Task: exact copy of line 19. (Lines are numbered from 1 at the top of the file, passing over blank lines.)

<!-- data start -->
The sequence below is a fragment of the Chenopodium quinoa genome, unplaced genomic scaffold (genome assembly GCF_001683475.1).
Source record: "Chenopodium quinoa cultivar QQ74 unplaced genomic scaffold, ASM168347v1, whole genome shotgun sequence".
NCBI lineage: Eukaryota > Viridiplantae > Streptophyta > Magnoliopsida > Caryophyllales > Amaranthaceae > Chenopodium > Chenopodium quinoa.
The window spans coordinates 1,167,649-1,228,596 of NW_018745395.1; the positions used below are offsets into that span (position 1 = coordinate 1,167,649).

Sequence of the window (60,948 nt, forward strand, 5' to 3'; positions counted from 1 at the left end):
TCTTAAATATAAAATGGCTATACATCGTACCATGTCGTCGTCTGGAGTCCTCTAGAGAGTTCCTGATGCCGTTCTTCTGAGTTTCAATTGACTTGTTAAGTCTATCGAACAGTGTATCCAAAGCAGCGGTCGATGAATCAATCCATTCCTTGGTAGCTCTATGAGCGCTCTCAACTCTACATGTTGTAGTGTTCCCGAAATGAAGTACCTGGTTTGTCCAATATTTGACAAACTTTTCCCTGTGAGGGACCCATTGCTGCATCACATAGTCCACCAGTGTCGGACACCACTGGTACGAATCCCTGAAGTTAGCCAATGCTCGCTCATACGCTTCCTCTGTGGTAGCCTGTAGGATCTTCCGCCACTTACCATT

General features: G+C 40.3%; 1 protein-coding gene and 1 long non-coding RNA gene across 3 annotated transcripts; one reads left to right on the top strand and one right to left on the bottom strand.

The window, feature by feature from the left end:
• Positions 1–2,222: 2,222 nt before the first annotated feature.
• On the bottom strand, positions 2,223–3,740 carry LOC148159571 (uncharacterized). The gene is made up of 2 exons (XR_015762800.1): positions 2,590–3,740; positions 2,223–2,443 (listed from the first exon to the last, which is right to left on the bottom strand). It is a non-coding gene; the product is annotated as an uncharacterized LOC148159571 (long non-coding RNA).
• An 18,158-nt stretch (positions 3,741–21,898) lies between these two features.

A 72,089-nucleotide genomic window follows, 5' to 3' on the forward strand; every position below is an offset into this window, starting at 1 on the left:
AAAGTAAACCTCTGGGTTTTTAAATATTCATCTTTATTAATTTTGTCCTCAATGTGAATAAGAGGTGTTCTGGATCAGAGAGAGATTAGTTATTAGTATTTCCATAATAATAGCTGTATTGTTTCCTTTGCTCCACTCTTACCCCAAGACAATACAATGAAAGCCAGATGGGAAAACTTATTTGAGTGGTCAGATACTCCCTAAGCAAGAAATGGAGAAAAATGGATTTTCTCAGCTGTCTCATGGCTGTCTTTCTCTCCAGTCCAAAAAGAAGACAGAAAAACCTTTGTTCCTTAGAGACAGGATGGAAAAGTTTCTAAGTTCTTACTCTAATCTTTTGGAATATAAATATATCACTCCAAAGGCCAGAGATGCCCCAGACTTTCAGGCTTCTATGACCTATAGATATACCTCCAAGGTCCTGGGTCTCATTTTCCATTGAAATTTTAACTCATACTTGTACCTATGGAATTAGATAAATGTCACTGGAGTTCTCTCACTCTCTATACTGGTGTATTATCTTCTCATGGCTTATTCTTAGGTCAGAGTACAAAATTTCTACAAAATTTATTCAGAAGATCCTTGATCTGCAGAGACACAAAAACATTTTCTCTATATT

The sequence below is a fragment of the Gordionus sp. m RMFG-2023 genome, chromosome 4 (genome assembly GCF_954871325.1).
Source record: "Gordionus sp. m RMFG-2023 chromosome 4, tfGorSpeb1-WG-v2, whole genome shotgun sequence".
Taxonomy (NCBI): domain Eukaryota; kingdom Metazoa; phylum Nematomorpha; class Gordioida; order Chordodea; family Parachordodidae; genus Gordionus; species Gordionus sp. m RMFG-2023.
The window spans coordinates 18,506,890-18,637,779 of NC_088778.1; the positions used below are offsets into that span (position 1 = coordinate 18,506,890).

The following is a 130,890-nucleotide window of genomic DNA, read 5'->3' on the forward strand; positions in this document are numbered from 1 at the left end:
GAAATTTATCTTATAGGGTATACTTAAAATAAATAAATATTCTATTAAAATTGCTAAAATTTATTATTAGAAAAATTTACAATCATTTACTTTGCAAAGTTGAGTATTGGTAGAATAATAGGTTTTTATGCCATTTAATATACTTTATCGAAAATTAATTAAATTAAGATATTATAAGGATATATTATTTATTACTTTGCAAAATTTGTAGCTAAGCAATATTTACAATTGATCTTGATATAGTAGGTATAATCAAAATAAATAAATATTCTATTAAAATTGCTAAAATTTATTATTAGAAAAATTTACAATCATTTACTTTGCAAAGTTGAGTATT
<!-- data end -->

GAAATTTATCTTATAGGGTATACTTAAAATAAATAAATATTCTATTAAAATTGCTAAAATTTATTATTAGAAAAATTTACAATCATTTACTTTGCAAAGTTGAGTATTGGTAGAATAATAGGTTTTTATGCCATTTAATATACTTTATCGAAAATTAATTAAATTAAGATATTATAAGGATATATTATTTATTACTTTGCAAAATTTGTAGCTAAGCAATATTTACAATTGATCTTGATATAGTAGGTATAATCAAAATAAATAAATATTCTATTAAAATTGCTAAAATTTATTATTAGAAAAATTTACAATCATTTACTTTGCAAAGTTGAGTATT